The easy way back to C Peak hotel is straight down Mlamnonje Pass. The alternative is to take the ridge of mountains that runs 90 degrees to the escarpment and includes the following: Twins, Mitre, Chessmen, Inner & Outer Horns, Bell, Cathedral Peak and the ridge which continues ENE from there. This is the Twins-Bell traverse. Access to the Bell traverse is down Mlambonje Pass for a few hundred metres and then left over a neck down to Twins Cave. There is a path along the entire traverse but it is not that well defined in places. The path drops down from Twins Cave and then contours along the Mnweni side of the string of mountains below the Mitre, Chessmen etc. The path goes over to the Cathedral Peak side later on and then over neck on the side of Cathedral Peak. The reason the route is nice to do is that it gives great views over two major regions of the Berg (Cathedral Peak area and Mnweni) and views back on to the escarpment.

A detail on your proposed Day two stopover: Rwanqa cave is quite hard to get in to - it involves scrambling up 3 or 4 metres of quite steep rock. As a result it is not used much. Fangs Cave or Mbundini Cave is better. Fangs cave is down Fangs Pass for a few hundred metres and then a right turn up a gully which has a distinctive rock arch near the top. The whole cut-back in the escarpment near Fangs is beautiful and also therefore worth the overnight stop.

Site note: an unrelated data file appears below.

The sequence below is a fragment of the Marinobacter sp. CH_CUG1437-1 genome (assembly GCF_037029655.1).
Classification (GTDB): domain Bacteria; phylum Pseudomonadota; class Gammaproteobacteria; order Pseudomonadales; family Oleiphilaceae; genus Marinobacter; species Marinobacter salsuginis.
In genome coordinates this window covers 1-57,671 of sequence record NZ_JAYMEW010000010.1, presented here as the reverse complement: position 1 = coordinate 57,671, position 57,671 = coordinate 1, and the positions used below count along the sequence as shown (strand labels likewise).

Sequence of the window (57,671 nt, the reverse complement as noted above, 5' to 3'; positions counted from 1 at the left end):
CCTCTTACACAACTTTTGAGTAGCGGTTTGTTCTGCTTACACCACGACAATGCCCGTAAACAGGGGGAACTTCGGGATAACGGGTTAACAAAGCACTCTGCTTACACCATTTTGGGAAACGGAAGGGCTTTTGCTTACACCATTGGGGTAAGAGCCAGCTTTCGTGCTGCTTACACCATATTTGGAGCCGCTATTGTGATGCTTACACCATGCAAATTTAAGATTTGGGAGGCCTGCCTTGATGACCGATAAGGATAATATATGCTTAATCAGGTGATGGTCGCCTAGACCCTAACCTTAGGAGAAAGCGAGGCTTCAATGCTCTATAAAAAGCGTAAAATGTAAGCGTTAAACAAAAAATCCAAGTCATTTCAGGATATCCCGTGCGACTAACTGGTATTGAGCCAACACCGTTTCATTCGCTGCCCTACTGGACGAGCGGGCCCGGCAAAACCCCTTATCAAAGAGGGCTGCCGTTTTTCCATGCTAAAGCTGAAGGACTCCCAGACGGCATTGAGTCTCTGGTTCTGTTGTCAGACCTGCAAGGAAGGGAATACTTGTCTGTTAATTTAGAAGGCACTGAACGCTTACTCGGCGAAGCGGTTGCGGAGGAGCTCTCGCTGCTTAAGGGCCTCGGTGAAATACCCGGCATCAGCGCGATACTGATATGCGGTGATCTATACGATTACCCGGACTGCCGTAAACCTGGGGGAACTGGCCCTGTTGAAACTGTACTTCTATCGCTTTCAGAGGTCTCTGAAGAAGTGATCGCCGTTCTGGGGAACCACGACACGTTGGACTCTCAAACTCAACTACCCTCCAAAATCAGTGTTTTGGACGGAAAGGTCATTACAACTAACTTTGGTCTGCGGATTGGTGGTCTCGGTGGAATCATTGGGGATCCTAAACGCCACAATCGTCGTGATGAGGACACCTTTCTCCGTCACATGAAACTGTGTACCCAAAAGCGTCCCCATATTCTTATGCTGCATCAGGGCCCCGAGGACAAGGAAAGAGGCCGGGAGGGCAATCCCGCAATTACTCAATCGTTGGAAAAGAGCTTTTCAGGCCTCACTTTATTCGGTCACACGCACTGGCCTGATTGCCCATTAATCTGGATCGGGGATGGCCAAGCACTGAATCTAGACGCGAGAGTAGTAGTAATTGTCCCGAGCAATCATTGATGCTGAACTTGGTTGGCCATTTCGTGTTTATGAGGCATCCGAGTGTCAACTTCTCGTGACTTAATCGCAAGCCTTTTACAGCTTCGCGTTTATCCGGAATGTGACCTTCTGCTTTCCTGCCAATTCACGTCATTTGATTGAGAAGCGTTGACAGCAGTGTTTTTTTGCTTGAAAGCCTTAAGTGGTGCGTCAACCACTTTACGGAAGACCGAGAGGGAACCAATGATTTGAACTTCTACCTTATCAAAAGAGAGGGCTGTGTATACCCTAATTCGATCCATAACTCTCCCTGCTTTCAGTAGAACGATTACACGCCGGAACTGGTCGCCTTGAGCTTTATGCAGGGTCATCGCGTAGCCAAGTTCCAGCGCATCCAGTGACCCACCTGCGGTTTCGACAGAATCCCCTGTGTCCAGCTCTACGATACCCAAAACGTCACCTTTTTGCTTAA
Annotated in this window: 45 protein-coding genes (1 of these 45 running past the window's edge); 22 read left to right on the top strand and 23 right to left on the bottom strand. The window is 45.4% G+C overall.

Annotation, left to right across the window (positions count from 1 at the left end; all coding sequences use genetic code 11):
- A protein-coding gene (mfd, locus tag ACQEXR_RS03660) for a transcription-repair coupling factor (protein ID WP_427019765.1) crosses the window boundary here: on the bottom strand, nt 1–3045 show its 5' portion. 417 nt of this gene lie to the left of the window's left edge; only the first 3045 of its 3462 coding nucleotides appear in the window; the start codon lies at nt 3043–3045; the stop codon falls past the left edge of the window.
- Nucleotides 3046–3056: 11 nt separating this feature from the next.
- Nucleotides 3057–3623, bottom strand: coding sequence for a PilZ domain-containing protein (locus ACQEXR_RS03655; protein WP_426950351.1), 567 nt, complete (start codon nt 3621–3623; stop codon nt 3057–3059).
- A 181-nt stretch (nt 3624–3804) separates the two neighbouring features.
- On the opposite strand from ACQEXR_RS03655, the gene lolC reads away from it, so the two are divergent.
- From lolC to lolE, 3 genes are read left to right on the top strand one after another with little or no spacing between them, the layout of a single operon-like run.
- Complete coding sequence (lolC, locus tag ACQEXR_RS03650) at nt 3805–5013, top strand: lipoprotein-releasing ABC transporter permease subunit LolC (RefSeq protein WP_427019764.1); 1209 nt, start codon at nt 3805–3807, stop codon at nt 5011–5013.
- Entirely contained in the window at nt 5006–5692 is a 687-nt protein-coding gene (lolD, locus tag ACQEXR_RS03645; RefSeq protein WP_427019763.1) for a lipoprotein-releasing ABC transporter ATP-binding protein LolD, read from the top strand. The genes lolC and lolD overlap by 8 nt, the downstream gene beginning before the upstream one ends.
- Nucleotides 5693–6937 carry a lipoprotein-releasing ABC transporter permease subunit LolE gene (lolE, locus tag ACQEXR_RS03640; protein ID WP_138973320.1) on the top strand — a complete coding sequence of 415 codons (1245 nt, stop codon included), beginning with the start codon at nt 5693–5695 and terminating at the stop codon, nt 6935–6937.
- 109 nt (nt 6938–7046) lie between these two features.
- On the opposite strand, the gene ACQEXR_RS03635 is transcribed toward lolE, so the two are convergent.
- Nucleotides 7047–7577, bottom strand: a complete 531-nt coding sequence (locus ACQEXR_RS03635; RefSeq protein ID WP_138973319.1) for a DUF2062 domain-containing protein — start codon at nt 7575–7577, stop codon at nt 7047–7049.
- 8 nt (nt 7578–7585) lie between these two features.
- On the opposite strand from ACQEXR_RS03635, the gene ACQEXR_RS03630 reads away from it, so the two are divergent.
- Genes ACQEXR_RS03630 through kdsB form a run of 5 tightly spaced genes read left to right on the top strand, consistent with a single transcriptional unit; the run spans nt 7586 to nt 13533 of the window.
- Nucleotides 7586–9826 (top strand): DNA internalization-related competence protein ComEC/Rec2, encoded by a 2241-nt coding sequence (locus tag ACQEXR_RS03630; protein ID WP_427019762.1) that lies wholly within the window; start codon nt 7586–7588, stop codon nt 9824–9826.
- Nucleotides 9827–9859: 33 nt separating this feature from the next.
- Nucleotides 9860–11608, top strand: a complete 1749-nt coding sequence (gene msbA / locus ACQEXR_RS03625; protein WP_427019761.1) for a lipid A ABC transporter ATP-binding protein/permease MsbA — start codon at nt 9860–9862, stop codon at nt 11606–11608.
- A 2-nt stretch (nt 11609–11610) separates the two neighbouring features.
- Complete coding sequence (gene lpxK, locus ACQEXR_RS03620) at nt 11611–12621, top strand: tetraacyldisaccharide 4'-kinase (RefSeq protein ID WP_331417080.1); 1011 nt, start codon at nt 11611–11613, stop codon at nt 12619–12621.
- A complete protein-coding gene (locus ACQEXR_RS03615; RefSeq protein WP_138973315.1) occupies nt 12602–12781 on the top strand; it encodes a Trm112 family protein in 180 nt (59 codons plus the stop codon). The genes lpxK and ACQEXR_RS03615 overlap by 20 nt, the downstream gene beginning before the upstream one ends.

Last edit: 18 Feb 2012 12:23 by tiska.

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19 Feb 2012 19:46 #53074 by RobD
For good accommodation and some transport options to the beginning of the hike call the Amphitheatre Backpackers +27364386675. They are on the Baz Bus route and have their own bus that takes tours to the Sentinel Car Park.